Sons of Denmark15
The climate in Europe is changing, and it’s not just the weather. The political spectrum is shifting dramatically, making countries more fractured – just look at what Brexit has done to the UK.
For Ulaa Salim’s full feature directorial debut, he puts the spotlight on his home of Denmark, and presents a version of how it looks politically in the near future.
Living in the city of Copenhagen with his mother and brother is young Zakaria (Mohammed Ismail Mohammed). The city is still feeling the impact of a terror attack a year earlier, that saw 23 deaths, and none are feeling it more than the minority immigrant communities.
With the extreme left growing in popularity, Zakaria and the rest of the Arabic community are feeling more threatened. Zakaria’s disillusionment of what is happening in his country, sees him recruited by a radical organisation. It’s here that he meets Ali (Zaki Youssef), who not only befriends him but also trains him for a dangerous mission – to kill a prominent politician with extreme views.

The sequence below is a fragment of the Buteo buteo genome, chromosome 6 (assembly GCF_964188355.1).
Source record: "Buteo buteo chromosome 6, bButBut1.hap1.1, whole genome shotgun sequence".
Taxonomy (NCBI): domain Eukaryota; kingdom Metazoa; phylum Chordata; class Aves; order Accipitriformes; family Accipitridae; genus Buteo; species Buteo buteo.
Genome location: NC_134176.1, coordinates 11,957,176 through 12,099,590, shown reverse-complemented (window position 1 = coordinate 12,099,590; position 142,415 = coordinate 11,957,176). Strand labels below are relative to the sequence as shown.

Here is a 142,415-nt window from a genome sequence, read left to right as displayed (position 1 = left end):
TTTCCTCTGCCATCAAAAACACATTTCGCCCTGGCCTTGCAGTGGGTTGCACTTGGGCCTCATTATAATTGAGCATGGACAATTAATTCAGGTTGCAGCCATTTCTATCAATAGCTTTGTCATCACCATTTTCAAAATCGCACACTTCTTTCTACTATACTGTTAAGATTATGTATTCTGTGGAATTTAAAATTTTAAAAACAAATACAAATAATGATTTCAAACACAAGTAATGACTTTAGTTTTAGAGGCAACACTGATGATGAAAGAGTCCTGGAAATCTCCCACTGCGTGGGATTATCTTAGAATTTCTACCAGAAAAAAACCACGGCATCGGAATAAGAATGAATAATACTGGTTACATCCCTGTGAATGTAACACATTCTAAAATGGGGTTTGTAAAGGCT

But with extremism on both sides becoming the norm, it becomes not only more difficult to decipher who the real enemy is, but more importantly, who has the power to stop them.
Although Salim has set his film a few years into the future, the themes he concentrates on are all too recognisable. The issue of immigration has become such a hotbed of political turmoil, that Salim’s film sadly doesn’t feel all that distant.
As far as the narrative is concerned, the director breaks the story into three intriguing sections. The first sees a character being recruited by radicals; the second is seen from the perspective of law enforcement – albeit a unique one; and third almost comes full circle, with a finale that was almost inevitable, one way or another.
Sons of Denmark is a film that captures the general concern of the current turbulent political climate, from all sides. Instead of coming down hard on one side and condemning, it highlights a possible future where essentially everyone suffers.
As well as being thought-provoking, from a script that Salim also wrote, it also has some stiking performances, most notably from Youssef, who’s character is the most conflicted, struggling as he does with the political and moral issues at hand.
It’s a brave, politically charged, self assured debut, tapping into the growing uneasiness surrounding race and immigration. Although it doesn’t offer anything by way of a solution – how could it? – it certainly works well as a stark warning of how more rotten things could get in not only Denmark, but across the globe.